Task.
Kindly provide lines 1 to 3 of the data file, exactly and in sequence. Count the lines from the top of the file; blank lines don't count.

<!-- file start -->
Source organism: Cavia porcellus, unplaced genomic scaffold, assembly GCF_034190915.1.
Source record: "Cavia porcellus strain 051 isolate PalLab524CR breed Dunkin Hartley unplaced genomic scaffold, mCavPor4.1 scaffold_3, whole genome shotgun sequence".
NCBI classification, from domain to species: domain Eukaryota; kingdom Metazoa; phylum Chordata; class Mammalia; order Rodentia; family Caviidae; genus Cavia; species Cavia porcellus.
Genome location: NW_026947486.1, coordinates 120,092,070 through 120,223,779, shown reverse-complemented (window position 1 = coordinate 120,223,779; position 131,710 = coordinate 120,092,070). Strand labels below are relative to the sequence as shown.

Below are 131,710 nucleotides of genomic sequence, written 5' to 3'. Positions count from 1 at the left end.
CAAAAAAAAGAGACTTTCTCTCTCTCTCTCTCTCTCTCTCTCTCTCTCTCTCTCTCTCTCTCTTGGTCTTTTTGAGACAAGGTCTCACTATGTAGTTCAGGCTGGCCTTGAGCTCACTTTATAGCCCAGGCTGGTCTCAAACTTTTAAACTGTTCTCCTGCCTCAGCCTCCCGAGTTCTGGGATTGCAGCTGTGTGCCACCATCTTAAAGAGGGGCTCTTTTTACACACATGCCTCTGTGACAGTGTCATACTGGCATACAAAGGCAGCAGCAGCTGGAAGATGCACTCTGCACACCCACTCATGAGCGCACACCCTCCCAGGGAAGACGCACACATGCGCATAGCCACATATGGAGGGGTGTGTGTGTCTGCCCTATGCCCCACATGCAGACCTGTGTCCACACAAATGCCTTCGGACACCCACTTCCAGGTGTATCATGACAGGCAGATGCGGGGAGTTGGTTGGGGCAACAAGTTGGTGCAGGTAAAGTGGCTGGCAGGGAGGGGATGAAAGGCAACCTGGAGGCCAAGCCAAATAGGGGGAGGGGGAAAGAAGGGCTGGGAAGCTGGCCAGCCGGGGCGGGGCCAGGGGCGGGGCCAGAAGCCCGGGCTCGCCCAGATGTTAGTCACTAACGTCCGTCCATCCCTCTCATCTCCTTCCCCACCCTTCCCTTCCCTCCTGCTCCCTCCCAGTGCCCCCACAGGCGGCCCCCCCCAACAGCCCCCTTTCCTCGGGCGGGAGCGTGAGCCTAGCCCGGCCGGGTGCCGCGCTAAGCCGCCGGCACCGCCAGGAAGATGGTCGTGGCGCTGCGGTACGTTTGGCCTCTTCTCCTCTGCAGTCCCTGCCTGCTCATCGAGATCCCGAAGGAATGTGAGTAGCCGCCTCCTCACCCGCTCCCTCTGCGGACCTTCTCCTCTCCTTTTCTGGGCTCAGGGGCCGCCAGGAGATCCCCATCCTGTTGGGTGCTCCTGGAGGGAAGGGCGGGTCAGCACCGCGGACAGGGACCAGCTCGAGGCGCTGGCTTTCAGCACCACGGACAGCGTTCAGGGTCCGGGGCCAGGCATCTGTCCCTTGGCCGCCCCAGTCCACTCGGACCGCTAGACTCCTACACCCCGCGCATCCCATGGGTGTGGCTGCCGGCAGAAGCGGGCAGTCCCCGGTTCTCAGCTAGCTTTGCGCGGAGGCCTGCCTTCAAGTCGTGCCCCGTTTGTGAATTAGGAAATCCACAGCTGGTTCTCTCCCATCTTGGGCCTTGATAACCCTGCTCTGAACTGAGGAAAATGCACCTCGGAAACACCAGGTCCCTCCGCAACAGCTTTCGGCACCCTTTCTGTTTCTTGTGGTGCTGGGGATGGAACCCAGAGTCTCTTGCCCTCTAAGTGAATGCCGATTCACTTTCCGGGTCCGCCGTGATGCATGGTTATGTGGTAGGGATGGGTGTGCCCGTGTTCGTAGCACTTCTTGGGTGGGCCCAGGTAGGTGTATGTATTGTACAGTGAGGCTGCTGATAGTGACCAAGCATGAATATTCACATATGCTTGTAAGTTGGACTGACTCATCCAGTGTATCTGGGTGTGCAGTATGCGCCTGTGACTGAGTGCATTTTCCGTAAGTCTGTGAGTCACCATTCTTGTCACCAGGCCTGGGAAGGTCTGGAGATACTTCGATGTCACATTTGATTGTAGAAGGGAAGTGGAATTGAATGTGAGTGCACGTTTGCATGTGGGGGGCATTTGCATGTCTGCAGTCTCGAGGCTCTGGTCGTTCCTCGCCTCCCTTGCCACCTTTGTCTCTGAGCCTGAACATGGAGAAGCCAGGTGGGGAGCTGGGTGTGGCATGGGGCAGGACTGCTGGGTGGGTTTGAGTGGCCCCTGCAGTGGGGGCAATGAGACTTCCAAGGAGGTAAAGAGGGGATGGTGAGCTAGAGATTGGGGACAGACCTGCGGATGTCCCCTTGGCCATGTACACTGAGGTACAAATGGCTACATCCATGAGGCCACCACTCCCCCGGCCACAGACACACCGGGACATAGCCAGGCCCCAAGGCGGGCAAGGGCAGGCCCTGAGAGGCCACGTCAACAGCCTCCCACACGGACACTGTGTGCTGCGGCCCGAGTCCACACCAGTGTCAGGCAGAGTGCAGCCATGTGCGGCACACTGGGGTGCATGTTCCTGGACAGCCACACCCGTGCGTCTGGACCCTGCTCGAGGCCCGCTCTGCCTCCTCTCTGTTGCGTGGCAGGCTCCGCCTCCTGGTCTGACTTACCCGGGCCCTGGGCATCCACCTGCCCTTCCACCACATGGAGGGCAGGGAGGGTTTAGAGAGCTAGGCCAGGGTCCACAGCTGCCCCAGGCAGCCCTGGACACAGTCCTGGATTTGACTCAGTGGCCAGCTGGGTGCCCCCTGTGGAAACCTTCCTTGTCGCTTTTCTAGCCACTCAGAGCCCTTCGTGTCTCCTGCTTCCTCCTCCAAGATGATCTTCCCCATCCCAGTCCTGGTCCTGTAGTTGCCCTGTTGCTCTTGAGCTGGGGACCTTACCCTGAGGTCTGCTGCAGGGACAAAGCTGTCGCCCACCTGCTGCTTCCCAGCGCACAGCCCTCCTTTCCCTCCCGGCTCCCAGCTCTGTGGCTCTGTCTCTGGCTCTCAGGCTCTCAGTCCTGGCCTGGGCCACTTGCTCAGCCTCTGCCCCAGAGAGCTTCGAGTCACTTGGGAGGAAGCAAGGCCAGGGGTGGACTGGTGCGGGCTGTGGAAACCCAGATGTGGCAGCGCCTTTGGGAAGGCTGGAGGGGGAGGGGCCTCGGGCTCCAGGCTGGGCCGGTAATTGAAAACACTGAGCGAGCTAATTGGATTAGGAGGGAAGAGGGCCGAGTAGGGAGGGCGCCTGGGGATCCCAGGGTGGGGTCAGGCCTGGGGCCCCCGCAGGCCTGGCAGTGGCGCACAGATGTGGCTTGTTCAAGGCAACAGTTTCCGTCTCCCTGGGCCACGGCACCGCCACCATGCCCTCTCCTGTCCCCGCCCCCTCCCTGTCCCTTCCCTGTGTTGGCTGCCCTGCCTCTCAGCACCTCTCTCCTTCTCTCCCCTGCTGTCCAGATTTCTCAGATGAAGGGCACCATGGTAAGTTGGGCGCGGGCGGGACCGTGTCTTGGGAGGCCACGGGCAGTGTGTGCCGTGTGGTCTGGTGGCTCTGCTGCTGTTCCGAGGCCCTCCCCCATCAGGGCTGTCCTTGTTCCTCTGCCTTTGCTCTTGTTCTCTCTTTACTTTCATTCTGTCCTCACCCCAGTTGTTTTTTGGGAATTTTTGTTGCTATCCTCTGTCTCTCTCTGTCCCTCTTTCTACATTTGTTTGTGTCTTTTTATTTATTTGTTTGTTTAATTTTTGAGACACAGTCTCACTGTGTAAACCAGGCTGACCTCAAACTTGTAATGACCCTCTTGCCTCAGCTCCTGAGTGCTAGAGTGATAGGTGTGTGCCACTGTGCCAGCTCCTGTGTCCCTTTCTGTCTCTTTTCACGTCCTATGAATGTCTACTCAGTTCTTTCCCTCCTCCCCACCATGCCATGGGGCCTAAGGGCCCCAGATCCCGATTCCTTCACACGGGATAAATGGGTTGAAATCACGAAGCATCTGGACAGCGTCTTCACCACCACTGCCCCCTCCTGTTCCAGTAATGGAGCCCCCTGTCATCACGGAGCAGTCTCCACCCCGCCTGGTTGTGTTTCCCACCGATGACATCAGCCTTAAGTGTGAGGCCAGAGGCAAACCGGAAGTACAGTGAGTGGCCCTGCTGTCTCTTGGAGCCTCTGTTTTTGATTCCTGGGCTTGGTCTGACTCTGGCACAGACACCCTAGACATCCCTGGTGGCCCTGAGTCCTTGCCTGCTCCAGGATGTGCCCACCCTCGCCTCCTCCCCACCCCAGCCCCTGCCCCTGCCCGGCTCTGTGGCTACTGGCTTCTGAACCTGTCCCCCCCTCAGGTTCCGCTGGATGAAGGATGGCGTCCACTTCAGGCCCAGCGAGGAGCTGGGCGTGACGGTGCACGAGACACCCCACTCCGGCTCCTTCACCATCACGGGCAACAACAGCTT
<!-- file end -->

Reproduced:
Source organism: Cavia porcellus, unplaced genomic scaffold, assembly GCF_034190915.1.
Source record: "Cavia porcellus strain 051 isolate PalLab524CR breed Dunkin Hartley unplaced genomic scaffold, mCavPor4.1 scaffold_3, whole genome shotgun sequence".
NCBI classification, from domain to species: domain Eukaryota; kingdom Metazoa; phylum Chordata; class Mammalia; order Rodentia; family Caviidae; genus Cavia; species Cavia porcellus.